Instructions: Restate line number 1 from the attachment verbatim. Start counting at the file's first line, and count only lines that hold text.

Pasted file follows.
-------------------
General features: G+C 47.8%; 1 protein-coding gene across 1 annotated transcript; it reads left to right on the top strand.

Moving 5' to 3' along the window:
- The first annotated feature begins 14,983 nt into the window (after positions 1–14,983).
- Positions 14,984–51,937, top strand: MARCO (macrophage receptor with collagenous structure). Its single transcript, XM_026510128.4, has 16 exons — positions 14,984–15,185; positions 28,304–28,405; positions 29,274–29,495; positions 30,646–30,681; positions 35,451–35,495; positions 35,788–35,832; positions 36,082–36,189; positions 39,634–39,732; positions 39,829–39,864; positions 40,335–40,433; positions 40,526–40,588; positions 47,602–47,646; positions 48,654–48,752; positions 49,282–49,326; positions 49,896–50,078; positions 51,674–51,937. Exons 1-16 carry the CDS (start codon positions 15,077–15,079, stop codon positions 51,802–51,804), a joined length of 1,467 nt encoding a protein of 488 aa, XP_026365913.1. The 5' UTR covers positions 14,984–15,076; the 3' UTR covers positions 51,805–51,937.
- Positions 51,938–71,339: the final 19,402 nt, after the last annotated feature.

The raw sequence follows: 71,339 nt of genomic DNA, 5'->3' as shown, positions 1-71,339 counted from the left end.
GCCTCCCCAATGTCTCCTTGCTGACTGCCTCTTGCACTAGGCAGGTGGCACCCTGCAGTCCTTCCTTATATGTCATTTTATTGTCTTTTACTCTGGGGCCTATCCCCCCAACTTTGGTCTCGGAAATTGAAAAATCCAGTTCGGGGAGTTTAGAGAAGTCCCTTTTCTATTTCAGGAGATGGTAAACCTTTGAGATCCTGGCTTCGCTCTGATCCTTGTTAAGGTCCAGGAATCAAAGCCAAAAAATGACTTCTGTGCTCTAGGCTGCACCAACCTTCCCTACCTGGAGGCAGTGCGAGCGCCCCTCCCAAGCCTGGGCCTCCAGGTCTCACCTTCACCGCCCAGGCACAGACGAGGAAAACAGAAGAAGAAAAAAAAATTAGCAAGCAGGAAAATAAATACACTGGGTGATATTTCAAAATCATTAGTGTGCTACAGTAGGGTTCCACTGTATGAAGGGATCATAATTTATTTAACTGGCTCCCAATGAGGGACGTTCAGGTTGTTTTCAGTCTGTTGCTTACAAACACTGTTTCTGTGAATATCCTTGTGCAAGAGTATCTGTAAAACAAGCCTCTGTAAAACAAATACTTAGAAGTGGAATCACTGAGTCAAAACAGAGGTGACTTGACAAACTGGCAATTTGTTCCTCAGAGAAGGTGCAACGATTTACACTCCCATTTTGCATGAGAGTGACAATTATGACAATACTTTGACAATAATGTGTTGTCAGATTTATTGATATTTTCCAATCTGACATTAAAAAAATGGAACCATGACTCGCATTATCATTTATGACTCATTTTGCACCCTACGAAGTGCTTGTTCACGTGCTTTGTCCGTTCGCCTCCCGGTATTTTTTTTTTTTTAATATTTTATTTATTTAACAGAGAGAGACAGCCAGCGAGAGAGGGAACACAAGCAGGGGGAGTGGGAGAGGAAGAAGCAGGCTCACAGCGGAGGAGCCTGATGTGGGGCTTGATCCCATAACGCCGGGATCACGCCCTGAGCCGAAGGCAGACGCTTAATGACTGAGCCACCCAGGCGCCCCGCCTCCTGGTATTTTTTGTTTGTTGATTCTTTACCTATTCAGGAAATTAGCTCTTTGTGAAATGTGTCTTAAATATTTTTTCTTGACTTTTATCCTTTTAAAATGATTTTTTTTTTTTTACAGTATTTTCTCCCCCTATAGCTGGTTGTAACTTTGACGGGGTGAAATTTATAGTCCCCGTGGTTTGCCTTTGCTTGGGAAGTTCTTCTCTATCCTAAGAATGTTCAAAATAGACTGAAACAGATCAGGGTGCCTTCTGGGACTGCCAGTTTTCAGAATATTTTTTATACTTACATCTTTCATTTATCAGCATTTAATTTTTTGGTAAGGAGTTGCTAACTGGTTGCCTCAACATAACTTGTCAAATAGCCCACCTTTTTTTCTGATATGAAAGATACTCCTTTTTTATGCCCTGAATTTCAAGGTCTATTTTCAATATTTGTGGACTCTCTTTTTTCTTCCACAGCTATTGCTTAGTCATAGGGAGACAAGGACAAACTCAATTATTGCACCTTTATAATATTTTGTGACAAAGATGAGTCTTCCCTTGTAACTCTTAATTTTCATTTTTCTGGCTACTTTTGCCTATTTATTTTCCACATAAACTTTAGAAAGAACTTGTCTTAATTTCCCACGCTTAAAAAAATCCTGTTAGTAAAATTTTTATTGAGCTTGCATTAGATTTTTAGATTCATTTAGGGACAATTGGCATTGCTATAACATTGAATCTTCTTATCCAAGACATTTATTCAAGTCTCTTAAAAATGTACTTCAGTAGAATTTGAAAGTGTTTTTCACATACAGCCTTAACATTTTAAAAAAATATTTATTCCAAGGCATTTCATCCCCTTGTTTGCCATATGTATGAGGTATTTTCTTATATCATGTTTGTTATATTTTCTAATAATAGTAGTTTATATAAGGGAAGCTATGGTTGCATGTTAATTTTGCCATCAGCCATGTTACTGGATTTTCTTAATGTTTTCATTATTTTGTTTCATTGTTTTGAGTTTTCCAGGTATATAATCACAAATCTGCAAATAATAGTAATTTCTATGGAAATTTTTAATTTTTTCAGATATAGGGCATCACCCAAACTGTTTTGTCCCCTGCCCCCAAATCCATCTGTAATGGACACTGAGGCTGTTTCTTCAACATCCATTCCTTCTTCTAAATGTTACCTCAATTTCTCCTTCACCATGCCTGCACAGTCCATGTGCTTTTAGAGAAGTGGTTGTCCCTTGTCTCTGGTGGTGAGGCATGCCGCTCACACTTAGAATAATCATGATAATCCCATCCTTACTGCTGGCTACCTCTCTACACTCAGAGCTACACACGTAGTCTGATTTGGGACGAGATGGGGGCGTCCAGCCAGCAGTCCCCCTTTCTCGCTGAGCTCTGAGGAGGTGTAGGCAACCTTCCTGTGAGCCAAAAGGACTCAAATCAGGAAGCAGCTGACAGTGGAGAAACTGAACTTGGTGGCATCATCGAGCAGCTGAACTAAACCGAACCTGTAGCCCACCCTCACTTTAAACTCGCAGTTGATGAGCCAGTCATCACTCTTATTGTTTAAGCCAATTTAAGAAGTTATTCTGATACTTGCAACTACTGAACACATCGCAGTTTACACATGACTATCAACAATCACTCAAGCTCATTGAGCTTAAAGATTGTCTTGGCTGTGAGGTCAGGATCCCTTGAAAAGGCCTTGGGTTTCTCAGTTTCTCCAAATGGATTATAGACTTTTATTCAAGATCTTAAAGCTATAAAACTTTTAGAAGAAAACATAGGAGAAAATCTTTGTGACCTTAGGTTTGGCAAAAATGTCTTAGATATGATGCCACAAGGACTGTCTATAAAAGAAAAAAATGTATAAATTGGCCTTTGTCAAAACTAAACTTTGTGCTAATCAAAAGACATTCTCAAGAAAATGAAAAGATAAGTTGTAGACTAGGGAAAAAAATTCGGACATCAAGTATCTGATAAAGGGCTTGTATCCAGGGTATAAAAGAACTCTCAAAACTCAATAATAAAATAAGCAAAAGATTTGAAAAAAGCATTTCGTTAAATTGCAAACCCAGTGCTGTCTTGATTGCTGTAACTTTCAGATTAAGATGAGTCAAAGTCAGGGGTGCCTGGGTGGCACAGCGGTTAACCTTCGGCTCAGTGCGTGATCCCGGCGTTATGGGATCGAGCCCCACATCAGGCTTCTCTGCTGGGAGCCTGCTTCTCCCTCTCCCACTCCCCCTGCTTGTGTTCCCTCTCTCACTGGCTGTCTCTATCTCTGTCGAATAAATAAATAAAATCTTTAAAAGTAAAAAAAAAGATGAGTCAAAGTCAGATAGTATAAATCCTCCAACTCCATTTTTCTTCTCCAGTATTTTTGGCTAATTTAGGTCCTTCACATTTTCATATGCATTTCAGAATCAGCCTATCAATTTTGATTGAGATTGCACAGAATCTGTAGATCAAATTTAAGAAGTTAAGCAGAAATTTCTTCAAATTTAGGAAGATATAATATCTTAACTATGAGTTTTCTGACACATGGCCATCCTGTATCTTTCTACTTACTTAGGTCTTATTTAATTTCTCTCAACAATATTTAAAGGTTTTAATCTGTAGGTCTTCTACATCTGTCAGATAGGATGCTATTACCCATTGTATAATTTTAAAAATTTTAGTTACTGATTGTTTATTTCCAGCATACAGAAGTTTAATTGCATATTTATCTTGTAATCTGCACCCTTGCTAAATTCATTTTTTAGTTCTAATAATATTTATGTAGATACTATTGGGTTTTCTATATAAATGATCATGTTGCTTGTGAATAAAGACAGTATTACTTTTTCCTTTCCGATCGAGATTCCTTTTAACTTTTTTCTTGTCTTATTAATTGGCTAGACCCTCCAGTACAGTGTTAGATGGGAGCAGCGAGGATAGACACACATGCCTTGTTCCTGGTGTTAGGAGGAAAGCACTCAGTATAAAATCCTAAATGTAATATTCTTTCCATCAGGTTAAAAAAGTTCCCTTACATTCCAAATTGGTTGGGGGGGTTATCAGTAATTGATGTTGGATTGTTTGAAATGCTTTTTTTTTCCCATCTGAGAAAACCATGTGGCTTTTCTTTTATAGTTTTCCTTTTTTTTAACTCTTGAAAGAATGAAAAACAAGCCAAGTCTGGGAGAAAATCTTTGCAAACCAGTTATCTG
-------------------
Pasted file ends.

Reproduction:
General features: G+C 47.8%; 1 protein-coding gene across 1 annotated transcript; it reads left to right on the top strand.